10. My DD would be disappointed, but she has done enough competitions where you get to the end of the day and they ran out of medals (or whatever) hours ago and they’ll mail one, six months later, (if you're lucky), that she would probably be not too disappointed, since she still won, and we’d likely offer the gift certificate and see if anyone we knew would be willing to buy it, so she’d get that much money. Having said that, she’s a pretty privileged kid, who has also had good things happen, so it's easier to be pragmatic about it. It makes a world of difference when this is one of the few wins a child has ever had.
  11. BK is my bonus kid-not mine biologically, but I've been her primary advisor for the last few years as she has headed into adulthood, since her parents cannot supply that kind of support. She gets extra time and breaks, but not much else-honestly, I think the neuropsych eval didn’t even consider how much fatigue was able to be compensated for in a homeschool environment, so she didn’t request the special testing. At this point, it doesn’t matter-she will be going back to the CC in Jan, and if she decides to transfer to finish, her GPA is all that matters, and she gets much better supports there than she did from the ACT folks. (She had a stroke-type event about a year and a half ago, right at the end of her senior year, so the last school year was lost regaining skills and completing the classes she had been taking DE, and this fall has been spent on vocational planning taking into account some new limitations she now faces. The CC has been very supportive and willing to revise her plan based on her new medical concerns).
  12. For my BK, it would be a game changer. She has taken the ACT three times, twice with accommodations, once without. In all cases, her first test taken was the highest score, the second the next, and the last two were in the toilet. She just plain only had about an hour of concentration in her. For super high performing kids, it might make the difference between a 30+ and a 34+, but most schools which have scholarships for the 34+ want a single sitting, and all the highly competitive schools that have super high ACT averages superscore, and tend to have an affluent enough population that they are probably doing this anyway.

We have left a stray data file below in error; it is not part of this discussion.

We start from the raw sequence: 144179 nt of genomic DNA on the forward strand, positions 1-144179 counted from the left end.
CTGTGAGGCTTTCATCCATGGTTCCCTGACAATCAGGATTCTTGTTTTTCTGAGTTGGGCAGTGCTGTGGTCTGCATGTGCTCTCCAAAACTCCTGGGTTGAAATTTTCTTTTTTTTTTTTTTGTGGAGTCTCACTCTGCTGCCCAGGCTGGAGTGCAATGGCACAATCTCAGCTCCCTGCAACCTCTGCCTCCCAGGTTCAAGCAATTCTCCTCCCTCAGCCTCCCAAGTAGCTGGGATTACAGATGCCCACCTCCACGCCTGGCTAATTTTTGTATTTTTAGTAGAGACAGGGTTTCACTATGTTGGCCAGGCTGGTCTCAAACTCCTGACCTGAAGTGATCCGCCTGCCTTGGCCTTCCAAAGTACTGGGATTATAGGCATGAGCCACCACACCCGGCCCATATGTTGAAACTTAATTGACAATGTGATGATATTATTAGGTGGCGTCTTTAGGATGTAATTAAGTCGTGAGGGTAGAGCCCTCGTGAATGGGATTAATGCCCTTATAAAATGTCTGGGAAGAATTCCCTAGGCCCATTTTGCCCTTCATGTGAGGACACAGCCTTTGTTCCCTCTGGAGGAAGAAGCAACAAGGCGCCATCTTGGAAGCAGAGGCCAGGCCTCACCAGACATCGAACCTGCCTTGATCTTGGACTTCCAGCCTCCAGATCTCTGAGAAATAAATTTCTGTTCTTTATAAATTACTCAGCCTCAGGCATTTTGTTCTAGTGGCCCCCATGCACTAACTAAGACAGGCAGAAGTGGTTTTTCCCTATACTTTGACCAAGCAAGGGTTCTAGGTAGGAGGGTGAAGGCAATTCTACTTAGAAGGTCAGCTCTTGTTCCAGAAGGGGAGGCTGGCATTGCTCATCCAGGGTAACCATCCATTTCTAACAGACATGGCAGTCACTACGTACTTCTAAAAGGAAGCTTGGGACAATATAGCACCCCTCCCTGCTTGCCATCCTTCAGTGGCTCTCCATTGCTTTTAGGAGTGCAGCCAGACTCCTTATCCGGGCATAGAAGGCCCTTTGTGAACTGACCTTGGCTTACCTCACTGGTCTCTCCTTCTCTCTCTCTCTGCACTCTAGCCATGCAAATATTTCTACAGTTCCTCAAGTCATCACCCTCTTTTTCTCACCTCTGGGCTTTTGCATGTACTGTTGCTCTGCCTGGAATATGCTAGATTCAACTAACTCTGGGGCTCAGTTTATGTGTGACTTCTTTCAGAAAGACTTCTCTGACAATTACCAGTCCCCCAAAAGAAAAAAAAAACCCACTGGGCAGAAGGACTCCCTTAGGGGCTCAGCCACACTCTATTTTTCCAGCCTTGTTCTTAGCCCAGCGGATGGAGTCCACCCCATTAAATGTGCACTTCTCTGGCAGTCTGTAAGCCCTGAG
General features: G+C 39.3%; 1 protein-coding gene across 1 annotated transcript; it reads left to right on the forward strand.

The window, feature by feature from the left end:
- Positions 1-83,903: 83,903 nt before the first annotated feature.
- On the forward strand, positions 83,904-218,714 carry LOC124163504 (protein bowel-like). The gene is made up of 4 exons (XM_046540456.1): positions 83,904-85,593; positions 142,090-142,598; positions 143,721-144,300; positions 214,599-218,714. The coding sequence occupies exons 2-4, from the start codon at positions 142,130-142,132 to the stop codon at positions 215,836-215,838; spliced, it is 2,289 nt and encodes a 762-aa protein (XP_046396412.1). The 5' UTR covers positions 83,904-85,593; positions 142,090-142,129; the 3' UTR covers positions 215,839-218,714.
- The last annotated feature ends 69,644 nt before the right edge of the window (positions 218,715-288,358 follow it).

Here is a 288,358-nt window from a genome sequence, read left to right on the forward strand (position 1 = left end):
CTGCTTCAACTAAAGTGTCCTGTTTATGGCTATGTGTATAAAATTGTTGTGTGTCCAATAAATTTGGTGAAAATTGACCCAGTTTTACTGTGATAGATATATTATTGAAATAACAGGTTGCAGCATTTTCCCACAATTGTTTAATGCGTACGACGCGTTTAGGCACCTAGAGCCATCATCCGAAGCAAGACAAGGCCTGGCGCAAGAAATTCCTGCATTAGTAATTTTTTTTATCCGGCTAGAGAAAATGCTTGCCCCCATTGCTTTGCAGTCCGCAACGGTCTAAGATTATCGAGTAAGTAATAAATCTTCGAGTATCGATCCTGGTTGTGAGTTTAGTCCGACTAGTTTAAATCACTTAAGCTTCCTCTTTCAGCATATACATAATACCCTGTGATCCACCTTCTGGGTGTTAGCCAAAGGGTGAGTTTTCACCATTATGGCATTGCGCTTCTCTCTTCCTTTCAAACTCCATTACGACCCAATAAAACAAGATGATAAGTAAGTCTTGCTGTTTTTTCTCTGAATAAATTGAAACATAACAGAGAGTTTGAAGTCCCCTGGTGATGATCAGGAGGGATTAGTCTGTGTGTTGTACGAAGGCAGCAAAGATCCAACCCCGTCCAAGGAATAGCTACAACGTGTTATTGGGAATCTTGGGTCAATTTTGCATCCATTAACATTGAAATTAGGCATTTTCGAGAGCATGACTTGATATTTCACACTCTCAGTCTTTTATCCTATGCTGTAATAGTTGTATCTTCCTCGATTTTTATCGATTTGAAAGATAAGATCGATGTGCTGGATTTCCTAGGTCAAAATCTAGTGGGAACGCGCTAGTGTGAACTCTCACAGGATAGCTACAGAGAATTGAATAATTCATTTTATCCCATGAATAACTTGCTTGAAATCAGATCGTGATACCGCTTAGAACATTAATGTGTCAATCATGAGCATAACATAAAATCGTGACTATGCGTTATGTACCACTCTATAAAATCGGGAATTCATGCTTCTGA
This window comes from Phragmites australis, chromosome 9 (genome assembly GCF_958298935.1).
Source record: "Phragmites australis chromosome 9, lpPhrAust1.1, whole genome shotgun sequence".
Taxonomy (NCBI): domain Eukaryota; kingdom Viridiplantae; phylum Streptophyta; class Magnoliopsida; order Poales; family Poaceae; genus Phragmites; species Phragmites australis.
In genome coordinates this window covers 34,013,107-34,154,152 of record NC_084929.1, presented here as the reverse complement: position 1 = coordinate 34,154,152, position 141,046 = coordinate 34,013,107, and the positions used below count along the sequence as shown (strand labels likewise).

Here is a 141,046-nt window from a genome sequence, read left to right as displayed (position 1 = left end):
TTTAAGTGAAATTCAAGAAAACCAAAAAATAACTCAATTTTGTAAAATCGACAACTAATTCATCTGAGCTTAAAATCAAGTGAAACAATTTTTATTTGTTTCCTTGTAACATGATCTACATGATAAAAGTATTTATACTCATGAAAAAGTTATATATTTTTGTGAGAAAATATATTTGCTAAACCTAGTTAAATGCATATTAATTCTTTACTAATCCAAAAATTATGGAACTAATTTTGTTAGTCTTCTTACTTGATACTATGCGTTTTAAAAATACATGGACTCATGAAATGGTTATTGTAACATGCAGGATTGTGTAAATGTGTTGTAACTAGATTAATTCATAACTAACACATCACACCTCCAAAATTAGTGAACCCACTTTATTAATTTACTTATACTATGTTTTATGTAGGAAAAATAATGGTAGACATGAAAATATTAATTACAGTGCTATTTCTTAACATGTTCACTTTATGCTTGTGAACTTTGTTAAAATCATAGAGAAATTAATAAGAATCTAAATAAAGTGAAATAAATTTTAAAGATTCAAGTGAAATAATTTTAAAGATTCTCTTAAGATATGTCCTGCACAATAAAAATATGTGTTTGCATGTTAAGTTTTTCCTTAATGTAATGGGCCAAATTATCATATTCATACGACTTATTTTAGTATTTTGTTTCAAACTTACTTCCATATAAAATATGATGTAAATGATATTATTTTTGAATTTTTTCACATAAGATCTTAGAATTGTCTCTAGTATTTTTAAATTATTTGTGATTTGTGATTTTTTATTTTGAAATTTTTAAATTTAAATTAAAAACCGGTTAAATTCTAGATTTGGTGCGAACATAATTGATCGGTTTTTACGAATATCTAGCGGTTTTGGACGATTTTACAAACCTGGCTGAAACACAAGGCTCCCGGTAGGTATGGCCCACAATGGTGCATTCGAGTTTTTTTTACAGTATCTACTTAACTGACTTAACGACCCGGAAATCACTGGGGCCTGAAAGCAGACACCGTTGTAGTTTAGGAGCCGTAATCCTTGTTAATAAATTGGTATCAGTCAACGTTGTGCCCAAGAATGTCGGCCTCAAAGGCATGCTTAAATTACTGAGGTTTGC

13. Yes, curable is the right name. It's really designed for older patients (and sometimes it was using examples that definitely didn't apply to a teen), but seemed worth a try, especially at $15/month, and apparently was useful for college age patients within the practice. DD's interests are animals, brains, and animal brains, so learning about the neurology and psychology of pain was interesting, even when she was inclined to dismiss the activities.
  14. FWIW, DD has had several classes where the first test was lower than she expected, and in every case, it has been adjusting to the professor's expectations (things like not being careful enough with significant figures or labels, not using the right format (she once turned in an English and psych essay on the same day, and had formatted the English one in APA and the psych one in MLA...oops). She has always adjusted, found out where she went wrong, and went on to not only survive but thrive in the class. There definitely was a learning curve coming from homeschooling, and one of the biggest lessons has been that each professor is different and has different expectations. In some ways, I think it is good-she had to let perfectionism go and learn to ask for help and find out where she messed up. Better to learn that in a freshman level college class than in a work situation where others are depending on you, or in graduate school when your dissertation is rejected.
  15. In her case, the big problem was that her growth spurt had pulled her muscles and tendons very, very tight, and her knee was slipping slightly out of position when she pushed off or came down hard, and then snapping back, which then send her into muscle spasms, Therapy focused first on relaxing those muscles so they could be gradually stretched, letting the pressure off, and then in strengthening laterally so everything stays in place. Part of it is just waiting for her muscles to catch up, which they have been doing over the last 8-9 months, so that once the pressure was off and her muscles stopped going into spasms as soon as they were slightly stretched, she could take advantage of that growth (the Ortho who DX'd it in may as being just growth related wasn't wrong, but also didn't realize the pressure that cheer was putting on her joints and muscles and that she had this feedback loop set up where her body was responding badly. She also did some CBT focused on understanding pain and the psychological parts of pain, because the anxiety over how bad this was and whether it was getting better was initially sending her into spasms as soon as she was even touched. We used the Curative app at home, which isn't designed for kids, but put control over that piece literally in the palm of her hand. She's been going to a pain clinic that focuses primarily on athletes and former athletes, and I think that helped, both because they know the sport (her primary doctor was the same one who handles the college cheer and dance teams) but also because they had more a coaching style, if that makes any sense.